AT&T ready to head into Roeland Park with high-speed internet service; Google already connecting homes there

Google Fiber is currently working in Westwood to replace some conduit that was placed under private property in a few spots.
Google Fiber has already completed its infrastructure build out in Roeland Park and is now connecting customers.

The potential for high-speed internet service just keeps getting better in northeast Johnson County. AT&T is now poised to launch its Gigabit speed service in Roeland Park.

That will match the speed that Google Fiber now offers in the city. AT&T will be playing catch-up to Google, though, since Google has completed its build-out in Roeland Park and is now in the process of connecting customers, Many Roeland Park residents already have the high-speed Google connection running in their homes. The Google build started in the spring of 2014.

The AT&T installation in Roeland Park will be somewhat less intrusive because the majority of the new service will be installed overhead. The intention, AT&T representative Andrew Reed told the Roeland Park City Council this week, is to simply overlay existing service and prevent digging in front yards.

A few Roeland Park homes will be part of a project this summer that is mainly centered in Fairway. Service to Fairway and Prairie Village was previously announced by AT&T. Another 400 will be added this fall, Reed said, with the need for only four hand holes in yards.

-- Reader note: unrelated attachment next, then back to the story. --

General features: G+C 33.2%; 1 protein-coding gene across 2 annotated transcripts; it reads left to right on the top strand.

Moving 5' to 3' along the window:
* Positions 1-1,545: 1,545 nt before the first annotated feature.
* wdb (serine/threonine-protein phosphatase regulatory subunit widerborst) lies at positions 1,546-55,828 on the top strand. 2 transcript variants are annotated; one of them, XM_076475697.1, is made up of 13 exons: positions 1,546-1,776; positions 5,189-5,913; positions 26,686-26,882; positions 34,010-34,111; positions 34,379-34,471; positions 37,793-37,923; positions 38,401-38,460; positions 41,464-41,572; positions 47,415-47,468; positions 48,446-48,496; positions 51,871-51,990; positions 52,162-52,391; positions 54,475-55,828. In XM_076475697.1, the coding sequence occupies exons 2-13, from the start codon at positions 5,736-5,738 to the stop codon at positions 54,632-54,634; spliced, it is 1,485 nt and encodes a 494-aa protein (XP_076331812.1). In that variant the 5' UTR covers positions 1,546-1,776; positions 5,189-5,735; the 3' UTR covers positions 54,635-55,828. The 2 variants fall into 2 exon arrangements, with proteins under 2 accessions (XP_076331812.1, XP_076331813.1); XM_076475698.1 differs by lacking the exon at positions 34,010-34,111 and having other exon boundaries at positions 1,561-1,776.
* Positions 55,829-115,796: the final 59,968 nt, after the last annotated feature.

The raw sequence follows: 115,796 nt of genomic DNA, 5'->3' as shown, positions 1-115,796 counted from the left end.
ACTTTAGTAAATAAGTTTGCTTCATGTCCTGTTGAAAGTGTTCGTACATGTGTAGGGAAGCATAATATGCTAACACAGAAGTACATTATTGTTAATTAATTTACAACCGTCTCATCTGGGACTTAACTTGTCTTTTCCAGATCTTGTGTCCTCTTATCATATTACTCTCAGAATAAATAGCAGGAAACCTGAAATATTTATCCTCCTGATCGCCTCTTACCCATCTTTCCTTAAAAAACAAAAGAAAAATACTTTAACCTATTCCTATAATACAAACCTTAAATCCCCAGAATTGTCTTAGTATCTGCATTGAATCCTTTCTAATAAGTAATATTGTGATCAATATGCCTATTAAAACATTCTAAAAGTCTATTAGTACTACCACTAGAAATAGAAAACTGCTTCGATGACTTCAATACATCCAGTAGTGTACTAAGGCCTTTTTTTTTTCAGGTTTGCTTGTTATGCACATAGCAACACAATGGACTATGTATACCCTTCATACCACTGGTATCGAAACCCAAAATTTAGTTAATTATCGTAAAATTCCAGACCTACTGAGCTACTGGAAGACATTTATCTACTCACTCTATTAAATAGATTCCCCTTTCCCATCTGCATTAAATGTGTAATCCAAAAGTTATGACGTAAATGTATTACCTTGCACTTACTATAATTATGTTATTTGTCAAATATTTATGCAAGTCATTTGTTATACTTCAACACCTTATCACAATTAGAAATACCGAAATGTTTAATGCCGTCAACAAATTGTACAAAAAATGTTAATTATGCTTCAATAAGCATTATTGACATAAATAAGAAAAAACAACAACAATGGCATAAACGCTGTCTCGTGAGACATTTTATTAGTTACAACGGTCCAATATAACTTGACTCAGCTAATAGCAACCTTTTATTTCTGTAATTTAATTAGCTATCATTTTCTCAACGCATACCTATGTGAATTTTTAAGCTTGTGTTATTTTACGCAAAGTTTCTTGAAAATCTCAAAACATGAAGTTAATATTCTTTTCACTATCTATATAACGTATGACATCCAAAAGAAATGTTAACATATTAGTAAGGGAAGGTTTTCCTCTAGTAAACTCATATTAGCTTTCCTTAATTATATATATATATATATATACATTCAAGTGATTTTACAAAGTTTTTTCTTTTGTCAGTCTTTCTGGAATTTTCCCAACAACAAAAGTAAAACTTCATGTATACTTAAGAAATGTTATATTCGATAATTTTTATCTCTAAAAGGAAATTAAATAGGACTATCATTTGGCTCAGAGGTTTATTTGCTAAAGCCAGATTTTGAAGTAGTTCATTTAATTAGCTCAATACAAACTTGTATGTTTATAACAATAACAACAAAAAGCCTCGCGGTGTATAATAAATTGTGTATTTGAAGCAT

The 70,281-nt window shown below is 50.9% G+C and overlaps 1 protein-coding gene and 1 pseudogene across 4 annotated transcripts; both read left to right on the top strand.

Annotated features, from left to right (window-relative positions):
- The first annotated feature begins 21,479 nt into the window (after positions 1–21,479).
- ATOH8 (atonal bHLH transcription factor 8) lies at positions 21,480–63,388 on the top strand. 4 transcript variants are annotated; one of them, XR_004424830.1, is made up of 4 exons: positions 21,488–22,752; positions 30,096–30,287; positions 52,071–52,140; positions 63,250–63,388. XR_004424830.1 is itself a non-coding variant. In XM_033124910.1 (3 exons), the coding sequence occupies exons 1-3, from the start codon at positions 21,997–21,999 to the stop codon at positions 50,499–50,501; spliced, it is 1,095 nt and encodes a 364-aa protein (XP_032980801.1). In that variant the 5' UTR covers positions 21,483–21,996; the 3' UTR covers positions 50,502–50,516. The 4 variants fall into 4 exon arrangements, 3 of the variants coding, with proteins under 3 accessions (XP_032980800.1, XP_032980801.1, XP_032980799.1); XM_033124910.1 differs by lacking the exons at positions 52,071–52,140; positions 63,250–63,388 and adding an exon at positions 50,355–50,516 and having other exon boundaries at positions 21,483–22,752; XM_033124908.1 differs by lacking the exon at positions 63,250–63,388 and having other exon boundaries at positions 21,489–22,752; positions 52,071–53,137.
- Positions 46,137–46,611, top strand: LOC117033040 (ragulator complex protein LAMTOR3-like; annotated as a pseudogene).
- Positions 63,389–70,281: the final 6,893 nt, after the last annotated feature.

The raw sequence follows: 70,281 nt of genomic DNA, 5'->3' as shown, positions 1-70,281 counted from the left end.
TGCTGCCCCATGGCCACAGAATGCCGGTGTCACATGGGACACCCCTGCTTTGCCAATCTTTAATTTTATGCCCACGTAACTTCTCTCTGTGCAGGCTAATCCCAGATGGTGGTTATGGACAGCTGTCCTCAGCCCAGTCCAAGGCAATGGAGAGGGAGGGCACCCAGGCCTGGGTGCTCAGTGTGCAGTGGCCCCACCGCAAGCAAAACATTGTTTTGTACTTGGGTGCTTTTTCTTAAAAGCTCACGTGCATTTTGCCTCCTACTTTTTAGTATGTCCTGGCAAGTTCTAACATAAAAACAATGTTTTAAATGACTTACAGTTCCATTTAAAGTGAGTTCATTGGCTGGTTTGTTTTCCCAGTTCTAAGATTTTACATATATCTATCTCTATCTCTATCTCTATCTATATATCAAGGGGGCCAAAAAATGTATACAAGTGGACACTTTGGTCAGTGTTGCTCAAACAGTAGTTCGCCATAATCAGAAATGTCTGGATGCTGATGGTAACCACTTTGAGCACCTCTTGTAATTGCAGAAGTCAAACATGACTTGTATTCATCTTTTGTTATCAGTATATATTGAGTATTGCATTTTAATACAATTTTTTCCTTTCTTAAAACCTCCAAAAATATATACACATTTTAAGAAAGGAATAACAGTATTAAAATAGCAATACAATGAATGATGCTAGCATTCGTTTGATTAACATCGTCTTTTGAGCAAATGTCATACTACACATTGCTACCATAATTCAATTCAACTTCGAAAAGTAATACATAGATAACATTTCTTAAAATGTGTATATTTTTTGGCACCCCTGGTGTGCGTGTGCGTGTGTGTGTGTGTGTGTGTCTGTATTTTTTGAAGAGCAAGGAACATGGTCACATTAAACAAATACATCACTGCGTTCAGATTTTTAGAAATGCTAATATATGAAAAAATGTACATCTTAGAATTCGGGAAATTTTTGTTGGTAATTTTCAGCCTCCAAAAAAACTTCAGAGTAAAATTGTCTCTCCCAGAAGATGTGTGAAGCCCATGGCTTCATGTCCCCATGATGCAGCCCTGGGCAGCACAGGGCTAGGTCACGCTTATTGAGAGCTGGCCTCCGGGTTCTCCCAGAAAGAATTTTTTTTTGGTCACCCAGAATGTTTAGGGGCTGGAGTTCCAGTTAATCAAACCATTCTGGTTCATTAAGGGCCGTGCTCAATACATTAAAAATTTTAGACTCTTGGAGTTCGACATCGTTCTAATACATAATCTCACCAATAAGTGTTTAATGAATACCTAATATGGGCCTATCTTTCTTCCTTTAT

The issue of the hand holes or vaults did create a bit of stir at the council meeting. Google Fiber buried many of its vaults at the city’s request, but AT&T said it cannot bury the vaults because it would mean digging up the yard each time new customers might be added to that neighborhood.

Mayor Joel Marquardt pointed to a photo of a 36-inch concrete cover and noted that it could end up in someone’s yard. “If I was a homeowner and had that in my yard, I would be very upset,” Marquardt said. Marquardt said he wants to see AT&T service in the city, but hopes they will address some issues that would affect homeowners.

Public Works Director Jose Leon said ATT&T has not filed for a permit to work in the public right-of-way yet and had agreed to work with the city on the vaults, which are flush to the ground. As long as the company complies with the ROW ordinance, it can have access to install service.

Reed said it will take two years for the complete build out of Roeland Park to be completed.